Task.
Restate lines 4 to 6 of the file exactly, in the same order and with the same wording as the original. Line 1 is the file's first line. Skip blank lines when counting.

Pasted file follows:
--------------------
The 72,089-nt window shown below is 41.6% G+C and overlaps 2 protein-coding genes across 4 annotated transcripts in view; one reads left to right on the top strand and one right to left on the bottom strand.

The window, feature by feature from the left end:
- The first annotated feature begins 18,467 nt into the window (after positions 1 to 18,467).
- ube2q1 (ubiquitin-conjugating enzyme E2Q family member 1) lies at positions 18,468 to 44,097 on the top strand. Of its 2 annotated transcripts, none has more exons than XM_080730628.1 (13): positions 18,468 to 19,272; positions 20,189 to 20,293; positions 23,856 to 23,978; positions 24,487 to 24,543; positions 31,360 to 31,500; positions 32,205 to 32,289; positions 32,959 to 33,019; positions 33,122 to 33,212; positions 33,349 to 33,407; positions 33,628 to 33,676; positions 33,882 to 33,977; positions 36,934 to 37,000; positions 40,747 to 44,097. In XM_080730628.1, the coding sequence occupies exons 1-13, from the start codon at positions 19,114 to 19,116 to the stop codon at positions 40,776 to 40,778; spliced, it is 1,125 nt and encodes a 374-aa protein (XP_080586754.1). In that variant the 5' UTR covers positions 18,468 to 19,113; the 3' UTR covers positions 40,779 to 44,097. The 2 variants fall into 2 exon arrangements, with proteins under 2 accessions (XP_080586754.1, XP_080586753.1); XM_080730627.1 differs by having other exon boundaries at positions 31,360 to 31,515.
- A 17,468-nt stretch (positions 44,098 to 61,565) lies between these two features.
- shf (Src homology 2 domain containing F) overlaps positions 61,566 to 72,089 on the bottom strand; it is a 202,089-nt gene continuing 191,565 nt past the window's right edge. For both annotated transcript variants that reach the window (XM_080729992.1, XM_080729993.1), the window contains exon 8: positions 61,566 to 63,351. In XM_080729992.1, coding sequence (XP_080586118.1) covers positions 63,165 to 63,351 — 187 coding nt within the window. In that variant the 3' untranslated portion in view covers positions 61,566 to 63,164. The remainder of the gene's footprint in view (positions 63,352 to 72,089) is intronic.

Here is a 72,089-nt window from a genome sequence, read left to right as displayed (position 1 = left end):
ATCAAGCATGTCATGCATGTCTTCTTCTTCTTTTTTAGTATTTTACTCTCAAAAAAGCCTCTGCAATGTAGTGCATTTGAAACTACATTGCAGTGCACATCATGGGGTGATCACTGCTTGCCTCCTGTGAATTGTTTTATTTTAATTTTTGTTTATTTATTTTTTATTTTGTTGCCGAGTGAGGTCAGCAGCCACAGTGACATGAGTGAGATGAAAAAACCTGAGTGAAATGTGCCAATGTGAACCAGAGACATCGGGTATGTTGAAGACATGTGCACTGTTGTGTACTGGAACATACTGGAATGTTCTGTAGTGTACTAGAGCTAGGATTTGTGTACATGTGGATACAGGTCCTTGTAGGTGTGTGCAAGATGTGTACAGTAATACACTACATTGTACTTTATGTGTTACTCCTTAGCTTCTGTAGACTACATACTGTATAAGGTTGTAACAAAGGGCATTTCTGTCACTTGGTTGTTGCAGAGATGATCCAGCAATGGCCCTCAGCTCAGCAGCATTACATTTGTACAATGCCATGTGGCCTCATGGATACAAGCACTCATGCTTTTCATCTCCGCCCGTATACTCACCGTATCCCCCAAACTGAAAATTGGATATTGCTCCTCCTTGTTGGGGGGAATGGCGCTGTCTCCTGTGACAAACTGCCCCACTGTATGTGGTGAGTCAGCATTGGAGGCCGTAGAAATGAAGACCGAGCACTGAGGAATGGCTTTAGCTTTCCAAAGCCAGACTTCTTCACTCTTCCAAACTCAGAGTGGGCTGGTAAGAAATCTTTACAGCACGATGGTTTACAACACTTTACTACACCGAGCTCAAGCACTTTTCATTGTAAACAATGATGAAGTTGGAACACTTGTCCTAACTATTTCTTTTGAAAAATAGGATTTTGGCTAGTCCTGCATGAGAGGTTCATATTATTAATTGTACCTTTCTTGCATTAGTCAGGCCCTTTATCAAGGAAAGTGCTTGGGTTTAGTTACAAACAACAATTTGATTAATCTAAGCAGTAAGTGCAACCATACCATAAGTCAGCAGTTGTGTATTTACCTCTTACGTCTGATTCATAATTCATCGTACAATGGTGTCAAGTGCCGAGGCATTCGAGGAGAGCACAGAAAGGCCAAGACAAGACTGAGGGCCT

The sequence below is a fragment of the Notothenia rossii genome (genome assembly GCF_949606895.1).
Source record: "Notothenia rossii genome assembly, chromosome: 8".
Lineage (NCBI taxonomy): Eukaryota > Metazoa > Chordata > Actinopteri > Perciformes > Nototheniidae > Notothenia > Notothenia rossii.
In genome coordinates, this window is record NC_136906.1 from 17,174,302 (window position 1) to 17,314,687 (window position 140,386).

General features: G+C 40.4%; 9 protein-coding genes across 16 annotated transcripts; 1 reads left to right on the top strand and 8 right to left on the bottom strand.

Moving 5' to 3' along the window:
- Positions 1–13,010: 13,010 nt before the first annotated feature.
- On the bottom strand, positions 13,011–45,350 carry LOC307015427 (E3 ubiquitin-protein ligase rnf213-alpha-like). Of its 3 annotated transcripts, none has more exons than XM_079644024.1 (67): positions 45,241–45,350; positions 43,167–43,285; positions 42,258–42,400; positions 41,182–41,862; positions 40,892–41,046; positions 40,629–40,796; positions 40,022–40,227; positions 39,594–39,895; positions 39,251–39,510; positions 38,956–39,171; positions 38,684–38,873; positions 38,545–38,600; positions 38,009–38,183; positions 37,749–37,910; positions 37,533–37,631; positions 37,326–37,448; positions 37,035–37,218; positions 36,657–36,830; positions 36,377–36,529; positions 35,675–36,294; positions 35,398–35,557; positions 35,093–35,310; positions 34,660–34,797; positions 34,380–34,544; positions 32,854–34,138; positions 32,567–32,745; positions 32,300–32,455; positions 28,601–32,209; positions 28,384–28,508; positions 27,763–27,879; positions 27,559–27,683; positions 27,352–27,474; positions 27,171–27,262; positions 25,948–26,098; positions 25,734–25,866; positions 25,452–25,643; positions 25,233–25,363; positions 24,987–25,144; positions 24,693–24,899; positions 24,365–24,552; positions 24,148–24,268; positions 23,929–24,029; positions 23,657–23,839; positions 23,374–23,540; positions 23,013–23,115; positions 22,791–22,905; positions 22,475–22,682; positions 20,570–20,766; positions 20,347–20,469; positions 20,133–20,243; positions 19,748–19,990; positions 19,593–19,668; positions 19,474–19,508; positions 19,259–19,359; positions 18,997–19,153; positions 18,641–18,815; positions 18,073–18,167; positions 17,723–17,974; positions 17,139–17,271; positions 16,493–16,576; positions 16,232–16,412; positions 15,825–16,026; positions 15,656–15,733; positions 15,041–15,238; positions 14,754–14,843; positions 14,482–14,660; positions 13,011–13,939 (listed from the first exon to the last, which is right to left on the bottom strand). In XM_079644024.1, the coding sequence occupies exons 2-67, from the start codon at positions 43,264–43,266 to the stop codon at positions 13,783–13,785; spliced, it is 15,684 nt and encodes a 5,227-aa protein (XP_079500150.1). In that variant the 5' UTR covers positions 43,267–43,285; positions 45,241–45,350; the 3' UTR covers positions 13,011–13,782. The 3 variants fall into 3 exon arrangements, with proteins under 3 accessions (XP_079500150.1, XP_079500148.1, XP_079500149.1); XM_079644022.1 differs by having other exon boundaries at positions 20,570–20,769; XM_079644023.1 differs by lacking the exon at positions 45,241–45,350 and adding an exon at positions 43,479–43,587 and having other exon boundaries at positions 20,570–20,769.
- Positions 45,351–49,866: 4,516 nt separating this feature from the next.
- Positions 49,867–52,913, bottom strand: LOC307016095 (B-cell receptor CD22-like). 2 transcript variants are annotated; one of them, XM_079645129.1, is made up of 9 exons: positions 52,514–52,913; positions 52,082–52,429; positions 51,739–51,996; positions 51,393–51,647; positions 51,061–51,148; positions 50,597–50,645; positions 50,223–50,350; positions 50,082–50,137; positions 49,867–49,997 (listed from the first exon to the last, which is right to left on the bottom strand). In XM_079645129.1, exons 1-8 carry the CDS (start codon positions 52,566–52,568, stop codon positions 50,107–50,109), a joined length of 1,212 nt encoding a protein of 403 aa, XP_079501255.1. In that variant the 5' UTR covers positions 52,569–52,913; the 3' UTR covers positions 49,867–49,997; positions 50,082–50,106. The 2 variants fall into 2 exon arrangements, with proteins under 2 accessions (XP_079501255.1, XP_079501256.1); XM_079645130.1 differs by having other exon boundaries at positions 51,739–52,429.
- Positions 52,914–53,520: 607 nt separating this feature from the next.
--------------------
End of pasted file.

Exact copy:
- ube2q1 (ubiquitin-conjugating enzyme E2Q family member 1) lies at positions 18,468 to 44,097 on the top strand. Of its 2 annotated transcripts, none has more exons than XM_080730628.1 (13): positions 18,468 to 19,272; positions 20,189 to 20,293; positions 23,856 to 23,978; positions 24,487 to 24,543; positions 31,360 to 31,500; positions 32,205 to 32,289; positions 32,959 to 33,019; positions 33,122 to 33,212; positions 33,349 to 33,407; positions 33,628 to 33,676; positions 33,882 to 33,977; positions 36,934 to 37,000; positions 40,747 to 44,097. In XM_080730628.1, the coding sequence occupies exons 1-13, from the start codon at positions 19,114 to 19,116 to the stop codon at positions 40,776 to 40,778; spliced, it is 1,125 nt and encodes a 374-aa protein (XP_080586754.1). In that variant the 5' UTR covers positions 18,468 to 19,113; the 3' UTR covers positions 40,779 to 44,097. The 2 variants fall into 2 exon arrangements, with proteins under 2 accessions (XP_080586754.1, XP_080586753.1); XM_080730627.1 differs by having other exon boundaries at positions 31,360 to 31,515.
- A 17,468-nt stretch (positions 44,098 to 61,565) lies between these two features.
- shf (Src homology 2 domain containing F) overlaps positions 61,566 to 72,089 on the bottom strand; it is a 202,089-nt gene continuing 191,565 nt past the window's right edge. For both annotated transcript variants that reach the window (XM_080729992.1, XM_080729993.1), the window contains exon 8: positions 61,566 to 63,351. In XM_080729992.1, coding sequence (XP_080586118.1) covers positions 63,165 to 63,351 — 187 coding nt within the window. In that variant the 3' untranslated portion in view covers positions 61,566 to 63,164. The remainder of the gene's footprint in view (positions 63,352 to 72,089) is intronic.